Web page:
Melina Matsoukas is Woman of the Year & Drops a Few Gems at This Year’s Fusion Film Festival

Director Melina Matsoukas has an outstanding resume. Her riveting work can be seen in Rihanna’s “We Found Love,” Beyoncé’s “Formation”–both of which earned her Grammys, and most recently, Issa Rae’s Insecure.  Success, however, didn’t come easy. The 36-year-old director is a rare breed in the film industry. Rare in two ways specifically: being a woman and being a woman of color. This past weekend Matsoukas was honored at her alma mater, New York University Tisch School of the Arts, as Woman of the Year at the Fusion Film Festival. In a classroom packed with inspiring directors and producers, mainly women of color, Matsoukas spoke candidly about her journey and lessons she’s learned throughout her career from rejection to money, and staying humble. Check out a few gems below and read the ELLE article in full here.

On fear/anxiety:
“You just gotta show up. You gotta puff out your chest and speak up. I’m quite a loud person on set, so that helps. But you know, you gotta buck up and work.”

On rejection:
Rejection is a huge part of my career. You will have to get used to rejection because not everybody is going to like what you say and you have to be okay with that. Maybe one lost opportunity means that another larger opportunity will come.”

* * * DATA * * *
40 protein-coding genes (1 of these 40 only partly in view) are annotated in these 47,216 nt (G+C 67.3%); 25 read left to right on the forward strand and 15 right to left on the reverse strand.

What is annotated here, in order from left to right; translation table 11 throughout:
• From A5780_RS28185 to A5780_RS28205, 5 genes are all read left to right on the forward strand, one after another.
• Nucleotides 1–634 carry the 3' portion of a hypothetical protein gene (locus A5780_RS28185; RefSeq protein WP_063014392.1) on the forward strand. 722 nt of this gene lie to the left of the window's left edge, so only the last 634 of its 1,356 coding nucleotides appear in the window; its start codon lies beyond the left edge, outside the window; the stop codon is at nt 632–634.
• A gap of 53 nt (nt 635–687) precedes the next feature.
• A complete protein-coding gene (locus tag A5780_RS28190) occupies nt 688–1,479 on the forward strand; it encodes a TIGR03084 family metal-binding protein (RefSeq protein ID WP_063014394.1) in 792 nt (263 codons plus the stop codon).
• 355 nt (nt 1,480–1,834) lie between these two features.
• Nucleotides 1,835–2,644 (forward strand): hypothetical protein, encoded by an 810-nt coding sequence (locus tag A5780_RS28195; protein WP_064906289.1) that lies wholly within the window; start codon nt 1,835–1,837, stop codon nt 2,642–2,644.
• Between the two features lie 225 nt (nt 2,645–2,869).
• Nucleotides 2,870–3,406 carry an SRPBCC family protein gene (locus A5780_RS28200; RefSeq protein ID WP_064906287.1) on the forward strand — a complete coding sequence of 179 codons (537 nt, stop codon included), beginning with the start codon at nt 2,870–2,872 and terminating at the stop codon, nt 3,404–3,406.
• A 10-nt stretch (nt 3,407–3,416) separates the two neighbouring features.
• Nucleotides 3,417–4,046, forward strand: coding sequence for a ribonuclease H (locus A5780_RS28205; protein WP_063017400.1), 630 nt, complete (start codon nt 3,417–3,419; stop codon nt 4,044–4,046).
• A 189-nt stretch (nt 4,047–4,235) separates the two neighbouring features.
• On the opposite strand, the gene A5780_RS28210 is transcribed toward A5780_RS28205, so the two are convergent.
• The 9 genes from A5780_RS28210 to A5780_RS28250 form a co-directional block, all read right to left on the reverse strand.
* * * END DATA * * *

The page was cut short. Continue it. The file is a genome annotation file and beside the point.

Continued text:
On being humble:
“I don’t know if you ever feel like’ ‘I made it.’ I definitely don’t. I definitely always have room to grow and always want to grow and always want to elevate whatever I am doing. I never feel like anything I have done is perfect. You need to stay humble in everything you do. As a woman of color, you have to believe you belong, and you have to know you can make your own way.”

On money:
“The worst career advice is to just do something because it’s paying, and there are a lot people out there that will push you to take a job because of money. I am not motivated by money and I have found a lot of disappointment when I’ve had to do something because I needed to support myself in that way. I do feel like you can do both. You can create art and pieces you believe in, and you can sustain yourself. There is no reason that’s not possible.”

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